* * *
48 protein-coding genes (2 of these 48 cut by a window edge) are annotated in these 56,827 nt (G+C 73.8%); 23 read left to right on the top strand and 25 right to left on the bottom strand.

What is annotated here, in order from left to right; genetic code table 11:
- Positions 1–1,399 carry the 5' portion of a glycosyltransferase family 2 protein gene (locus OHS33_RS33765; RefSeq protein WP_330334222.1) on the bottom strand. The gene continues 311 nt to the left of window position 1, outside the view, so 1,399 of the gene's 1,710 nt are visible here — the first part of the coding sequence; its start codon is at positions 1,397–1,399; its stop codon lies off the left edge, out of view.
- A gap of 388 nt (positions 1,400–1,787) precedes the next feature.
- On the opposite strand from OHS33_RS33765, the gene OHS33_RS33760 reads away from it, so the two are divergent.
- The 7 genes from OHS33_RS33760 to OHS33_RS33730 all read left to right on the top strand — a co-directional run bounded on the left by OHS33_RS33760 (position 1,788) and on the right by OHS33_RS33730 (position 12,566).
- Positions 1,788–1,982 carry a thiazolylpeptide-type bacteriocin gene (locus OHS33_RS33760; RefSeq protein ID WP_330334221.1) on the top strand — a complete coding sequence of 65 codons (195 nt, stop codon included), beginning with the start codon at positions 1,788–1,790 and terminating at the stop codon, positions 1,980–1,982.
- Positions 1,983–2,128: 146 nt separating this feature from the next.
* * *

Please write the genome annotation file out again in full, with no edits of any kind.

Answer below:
48 protein-coding genes (2 of these 48 cut by a window edge) are annotated in these 56,827 nt (G+C 73.8%); 23 read left to right on the top strand and 25 right to left on the bottom strand.

What is annotated here, in order from left to right; genetic code table 11:
- Positions 1–1,399 carry the 5' portion of a glycosyltransferase family 2 protein gene (locus OHS33_RS33765; RefSeq protein WP_330334222.1) on the bottom strand. The gene continues 311 nt to the left of window position 1, outside the view, so 1,399 of the gene's 1,710 nt are visible here — the first part of the coding sequence; its start codon is at positions 1,397–1,399; its stop codon lies off the left edge, out of view.
- A gap of 388 nt (positions 1,400–1,787) precedes the next feature.
- On the opposite strand from OHS33_RS33765, the gene OHS33_RS33760 reads away from it, so the two are divergent.
- The 7 genes from OHS33_RS33760 to OHS33_RS33730 all read left to right on the top strand — a co-directional run bounded on the left by OHS33_RS33760 (position 1,788) and on the right by OHS33_RS33730 (position 12,566).
- Positions 1,788–1,982 carry a thiazolylpeptide-type bacteriocin gene (locus OHS33_RS33760; RefSeq protein ID WP_330334221.1) on the top strand — a complete coding sequence of 65 codons (195 nt, stop codon included), beginning with the start codon at positions 1,788–1,790 and terminating at the stop codon, positions 1,980–1,982.
- Positions 1,983–2,128: 146 nt separating this feature from the next.